October 17, 2021

Kene Holliday AKA Tyler Hudson in ‘Matlock’ Lived a Dark Life in Conjunction with Filming

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Kene Holliday rose to fame in the '80s for his successful portrayal of Tyler Hudson in "Matlock," but behind the scenes, he lived a destructive life that only a few fans knew about.

Kene Holliday has been in Hollywood for more than four decades, but his time as an actor was affected by the private struggles he faced away from the spotlight.

Holliday came on the scene as one of the most promising talents and was largely known for his role as Tyler Hudson on "Matlock."

Picture of "Matlock" star, Kene Holliday | Photo: Getty Images


Aside from his movie roles, the 72-year-old is also popular amongst his fans for his determination and zeal to get his life and career back on track after many limiting experiences.


Born in 1949, Holliday has enjoyed a career as a stage actor as well as featuring in various television series. He also gained fame playing Sgt. Curtis Baker on "Carter Country" from 1977 until 1979.

Later on, his role in the movie "Great World of Sound" earned him a nomination for the Independent Spirit Award for Best Supporting Male.

Kene Holiday's promotional photo for the ABC tv series "Carter Country" circa 1977 | Photo: Getty Images


Holliday was raised in a strong Christian home and was born into a Baptist family. After losing his father in his early teenage years, he clung to his mother for support, and with her motivation, he went on to perform superbly in sports.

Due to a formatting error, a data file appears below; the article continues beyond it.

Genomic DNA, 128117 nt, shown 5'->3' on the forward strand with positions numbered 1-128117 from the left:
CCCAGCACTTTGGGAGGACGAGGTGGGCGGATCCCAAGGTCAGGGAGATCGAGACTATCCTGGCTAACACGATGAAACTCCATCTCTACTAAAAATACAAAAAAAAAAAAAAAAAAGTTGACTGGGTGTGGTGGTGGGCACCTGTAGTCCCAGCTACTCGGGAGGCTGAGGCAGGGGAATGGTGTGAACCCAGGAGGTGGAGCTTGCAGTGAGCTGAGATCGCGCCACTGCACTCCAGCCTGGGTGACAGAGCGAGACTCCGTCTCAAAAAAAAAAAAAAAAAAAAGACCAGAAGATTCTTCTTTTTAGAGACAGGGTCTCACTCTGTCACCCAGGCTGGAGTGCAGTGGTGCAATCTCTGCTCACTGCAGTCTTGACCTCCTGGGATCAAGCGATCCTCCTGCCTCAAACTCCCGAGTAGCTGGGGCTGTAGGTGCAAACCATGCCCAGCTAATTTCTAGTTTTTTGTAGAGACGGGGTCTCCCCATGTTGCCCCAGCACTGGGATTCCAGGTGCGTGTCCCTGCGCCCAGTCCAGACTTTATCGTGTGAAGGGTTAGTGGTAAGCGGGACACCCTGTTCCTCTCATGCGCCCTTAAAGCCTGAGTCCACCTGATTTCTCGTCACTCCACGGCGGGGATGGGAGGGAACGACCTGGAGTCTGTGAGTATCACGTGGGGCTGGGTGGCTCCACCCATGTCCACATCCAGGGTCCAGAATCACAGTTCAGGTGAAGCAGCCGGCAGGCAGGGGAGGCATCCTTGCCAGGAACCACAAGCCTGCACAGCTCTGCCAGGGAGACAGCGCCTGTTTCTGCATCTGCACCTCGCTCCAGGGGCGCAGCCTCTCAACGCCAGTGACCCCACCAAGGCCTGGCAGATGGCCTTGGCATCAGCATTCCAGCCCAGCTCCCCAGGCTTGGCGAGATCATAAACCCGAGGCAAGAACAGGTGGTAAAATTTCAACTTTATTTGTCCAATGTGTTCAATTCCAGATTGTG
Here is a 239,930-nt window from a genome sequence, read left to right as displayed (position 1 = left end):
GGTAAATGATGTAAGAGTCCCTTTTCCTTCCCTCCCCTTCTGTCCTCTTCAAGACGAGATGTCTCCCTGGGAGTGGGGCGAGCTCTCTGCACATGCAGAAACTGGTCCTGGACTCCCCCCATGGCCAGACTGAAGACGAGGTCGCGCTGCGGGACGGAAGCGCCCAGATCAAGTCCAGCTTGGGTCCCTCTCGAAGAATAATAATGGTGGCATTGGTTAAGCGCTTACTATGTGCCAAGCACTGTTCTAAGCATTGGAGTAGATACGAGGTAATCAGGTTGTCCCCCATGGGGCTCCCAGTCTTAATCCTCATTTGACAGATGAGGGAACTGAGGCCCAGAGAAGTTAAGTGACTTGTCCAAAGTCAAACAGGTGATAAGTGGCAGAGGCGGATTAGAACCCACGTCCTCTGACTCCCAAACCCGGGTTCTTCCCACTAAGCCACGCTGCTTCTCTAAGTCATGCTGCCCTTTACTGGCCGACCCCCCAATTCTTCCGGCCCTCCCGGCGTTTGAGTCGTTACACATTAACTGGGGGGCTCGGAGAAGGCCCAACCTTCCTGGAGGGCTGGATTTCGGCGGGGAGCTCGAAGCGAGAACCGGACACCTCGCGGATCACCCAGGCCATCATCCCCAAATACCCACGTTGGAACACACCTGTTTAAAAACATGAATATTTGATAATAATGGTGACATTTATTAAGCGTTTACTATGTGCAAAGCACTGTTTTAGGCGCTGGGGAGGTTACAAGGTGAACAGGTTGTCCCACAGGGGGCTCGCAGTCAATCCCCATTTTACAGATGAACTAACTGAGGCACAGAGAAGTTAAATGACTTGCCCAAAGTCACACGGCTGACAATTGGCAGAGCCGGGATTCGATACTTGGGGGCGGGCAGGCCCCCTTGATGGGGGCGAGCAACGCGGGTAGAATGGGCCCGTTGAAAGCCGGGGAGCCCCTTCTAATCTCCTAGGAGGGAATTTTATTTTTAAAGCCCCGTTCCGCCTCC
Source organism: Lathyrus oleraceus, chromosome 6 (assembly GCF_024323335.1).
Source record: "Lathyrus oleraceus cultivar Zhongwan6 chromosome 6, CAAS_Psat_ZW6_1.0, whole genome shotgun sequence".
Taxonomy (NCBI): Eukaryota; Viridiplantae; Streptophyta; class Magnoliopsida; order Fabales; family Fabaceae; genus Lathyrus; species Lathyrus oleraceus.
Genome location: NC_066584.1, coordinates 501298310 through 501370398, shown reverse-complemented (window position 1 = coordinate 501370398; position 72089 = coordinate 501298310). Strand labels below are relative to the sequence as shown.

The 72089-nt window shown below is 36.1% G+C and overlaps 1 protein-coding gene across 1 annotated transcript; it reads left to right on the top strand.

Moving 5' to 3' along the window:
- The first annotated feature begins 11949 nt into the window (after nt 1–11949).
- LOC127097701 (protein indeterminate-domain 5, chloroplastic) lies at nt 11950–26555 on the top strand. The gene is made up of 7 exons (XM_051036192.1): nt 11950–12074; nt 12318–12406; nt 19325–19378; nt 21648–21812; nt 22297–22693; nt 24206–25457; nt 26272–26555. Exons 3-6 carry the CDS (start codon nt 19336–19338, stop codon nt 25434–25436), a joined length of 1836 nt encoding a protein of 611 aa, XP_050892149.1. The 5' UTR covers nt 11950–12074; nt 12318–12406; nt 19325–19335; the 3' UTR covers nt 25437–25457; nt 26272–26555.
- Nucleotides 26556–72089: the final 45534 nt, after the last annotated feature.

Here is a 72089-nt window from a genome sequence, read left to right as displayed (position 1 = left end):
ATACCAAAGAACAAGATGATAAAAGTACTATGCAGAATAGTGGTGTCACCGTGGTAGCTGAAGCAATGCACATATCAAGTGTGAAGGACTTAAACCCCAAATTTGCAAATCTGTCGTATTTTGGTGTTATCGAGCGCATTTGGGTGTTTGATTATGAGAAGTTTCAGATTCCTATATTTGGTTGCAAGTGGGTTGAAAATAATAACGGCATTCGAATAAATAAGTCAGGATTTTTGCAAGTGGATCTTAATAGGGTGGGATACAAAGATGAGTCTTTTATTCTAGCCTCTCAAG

Holliday was a star in his football team, but after attending a theatre arts class in school, he discovered a new passion away from the sporting world. Holliday became interested in acting.

As an undergraduate in 1969, the budding actor played Yank in "The Hairy Ape" by Eugene O'Neill. By doing so, Holliday became the first black person to perform on the main stage of his school.


Kene Holiday's promotional photo for the ABC tv series "Carter Country" circa 1977 | Photo: Getty Images

Holliday got a job shortly after he graduated from college. He was employed by the Folger Shakespeare Library's inaugural theatrical group and gave seminars as a founding member of the D.C. Black Repertory Company.


Like most of his adult life, his drinking problems got the best of him, and soon, he was fired from his role. Despite his history of addiction, Holliday went on to forge a remarkable acting career.

From the '70s to '80s, Holliday secured several roles in various movies. In 1976, he appeared at Lincoln Center as Carlyle in the Vietnam-era play "Streamers." Afterward, he got a role in the television series "Carter Country." 

Kene Holiday, and Vernee Watson's promotional photo for the ABC tv series "Carter Country" circa 1977 | Photo: Getty Images


Following the cancellation of the show, he appeared in the sitcoms "Soap" and "Roots: The Next Generation," as well as a number of pilots. "The Philadelphia Experiment" is one of his cinematic credits.


Holliday was still playing several roles when he saw his career take a leap after being cast on the hit series "Matlock," which proved to be the biggest role of his career.